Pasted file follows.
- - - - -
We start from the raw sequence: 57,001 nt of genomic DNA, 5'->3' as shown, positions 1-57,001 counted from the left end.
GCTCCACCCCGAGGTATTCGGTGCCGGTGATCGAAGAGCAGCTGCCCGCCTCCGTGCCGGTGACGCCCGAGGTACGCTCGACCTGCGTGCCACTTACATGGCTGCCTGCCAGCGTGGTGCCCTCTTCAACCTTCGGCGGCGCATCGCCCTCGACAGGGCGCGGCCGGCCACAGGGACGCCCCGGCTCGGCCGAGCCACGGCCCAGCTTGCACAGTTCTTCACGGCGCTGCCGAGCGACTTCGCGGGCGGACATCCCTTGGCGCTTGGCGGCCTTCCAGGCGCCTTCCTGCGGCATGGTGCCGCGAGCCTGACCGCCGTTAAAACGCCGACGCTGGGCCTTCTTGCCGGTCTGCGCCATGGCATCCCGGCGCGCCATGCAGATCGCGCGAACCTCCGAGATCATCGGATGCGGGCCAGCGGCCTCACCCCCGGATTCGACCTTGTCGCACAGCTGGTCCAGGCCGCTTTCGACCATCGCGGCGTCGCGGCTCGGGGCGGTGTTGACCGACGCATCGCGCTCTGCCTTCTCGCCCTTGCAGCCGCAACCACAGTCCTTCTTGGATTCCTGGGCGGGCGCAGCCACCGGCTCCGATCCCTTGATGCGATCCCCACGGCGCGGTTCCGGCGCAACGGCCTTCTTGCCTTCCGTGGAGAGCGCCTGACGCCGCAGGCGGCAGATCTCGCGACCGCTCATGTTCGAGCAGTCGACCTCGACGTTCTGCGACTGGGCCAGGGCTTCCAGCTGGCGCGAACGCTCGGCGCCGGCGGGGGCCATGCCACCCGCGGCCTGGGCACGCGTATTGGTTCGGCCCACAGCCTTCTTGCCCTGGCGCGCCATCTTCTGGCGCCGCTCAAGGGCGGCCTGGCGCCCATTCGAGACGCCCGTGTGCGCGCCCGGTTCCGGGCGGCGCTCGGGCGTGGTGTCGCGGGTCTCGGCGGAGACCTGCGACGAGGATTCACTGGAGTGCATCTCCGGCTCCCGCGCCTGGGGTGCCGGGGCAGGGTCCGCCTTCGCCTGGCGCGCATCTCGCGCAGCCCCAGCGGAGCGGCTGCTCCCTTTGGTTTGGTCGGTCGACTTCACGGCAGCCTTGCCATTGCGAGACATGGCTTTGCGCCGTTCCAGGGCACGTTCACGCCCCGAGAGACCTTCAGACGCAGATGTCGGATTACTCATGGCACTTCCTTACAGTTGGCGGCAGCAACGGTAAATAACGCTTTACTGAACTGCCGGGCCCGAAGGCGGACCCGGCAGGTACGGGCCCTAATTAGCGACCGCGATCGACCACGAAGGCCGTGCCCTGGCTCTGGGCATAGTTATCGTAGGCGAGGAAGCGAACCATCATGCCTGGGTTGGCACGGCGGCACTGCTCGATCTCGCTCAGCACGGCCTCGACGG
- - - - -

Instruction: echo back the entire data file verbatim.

We start from the raw sequence: 57,001 nt of genomic DNA, 5'->3' as shown, positions 1-57,001 counted from the left end.
GCTCCACCCCGAGGTATTCGGTGCCGGTGATCGAAGAGCAGCTGCCCGCCTCCGTGCCGGTGACGCCCGAGGTACGCTCGACCTGCGTGCCACTTACATGGCTGCCTGCCAGCGTGGTGCCCTCTTCAACCTTCGGCGGCGCATCGCCCTCGACAGGGCGCGGCCGGCCACAGGGACGCCCCGGCTCGGCCGAGCCACGGCCCAGCTTGCACAGTTCTTCACGGCGCTGCCGAGCGACTTCGCGGGCGGACATCCCTTGGCGCTTGGCGGCCTTCCAGGCGCCTTCCTGCGGCATGGTGCCGCGAGCCTGACCGCCGTTAAAACGCCGACGCTGGGCCTTCTTGCCGGTCTGCGCCATGGCATCCCGGCGCGCCATGCAGATCGCGCGAACCTCCGAGATCATCGGATGCGGGCCAGCGGCCTCACCCCCGGATTCGACCTTGTCGCACAGCTGGTCCAGGCCGCTTTCGACCATCGCGGCGTCGCGGCTCGGGGCGGTGTTGACCGACGCATCGCGCTCTGCCTTCTCGCCCTTGCAGCCGCAACCACAGTCCTTCTTGGATTCCTGGGCGGGCGCAGCCACCGGCTCCGATCCCTTGATGCGATCCCCACGGCGCGGTTCCGGCGCAACGGCCTTCTTGCCTTCCGTGGAGAGCGCCTGACGCCGCAGGCGGCAGATCTCGCGACCGCTCATGTTCGAGCAGTCGACCTCGACGTTCTGCGACTGGGCCAGGGCTTCCAGCTGGCGCGAACGCTCGGCGCCGGCGGGGGCCATGCCACCCGCGGCCTGGGCACGCGTATTGGTTCGGCCCACAGCCTTCTTGCCCTGGCGCGCCATCTTCTGGCGCCGCTCAAGGGCGGCCTGGCGCCCATTCGAGACGCCCGTGTGCGCGCCCGGTTCCGGGCGGCGCTCGGGCGTGGTGTCGCGGGTCTCGGCGGAGACCTGCGACGAGGATTCACTGGAGTGCATCTCCGGCTCCCGCGCCTGGGGTGCCGGGGCAGGGTCCGCCTTCGCCTGGCGCGCATCTCGCGCAGCCCCAGCGGAGCGGCTGCTCCCTTTGGTTTGGTCGGTCGACTTCACGGCAGCCTTGCCATTGCGAGACATGGCTTTGCGCCGTTCCAGGGCACGTTCACGCCCCGAGAGACCTTCAGACGCAGATGTCGGATTACTCATGGCACTTCCTTACAGTTGGCGGCAGCAACGGTAAATAACGCTTTACTGAACTGCCGGGCCCGAAGGCGGACCCGGCAGGTACGGGCCCTAATTAGCGACCGCGATCGACCACGAAGGCCGTGCCCTGGCTCTGGGCATAGTTATCGTAGGCGAGGAAGCGAACCATCATGCCTGGGTTGGCACGGCGGCACTGCTCGATCTCGCTCAGCACGGCCTCGACGG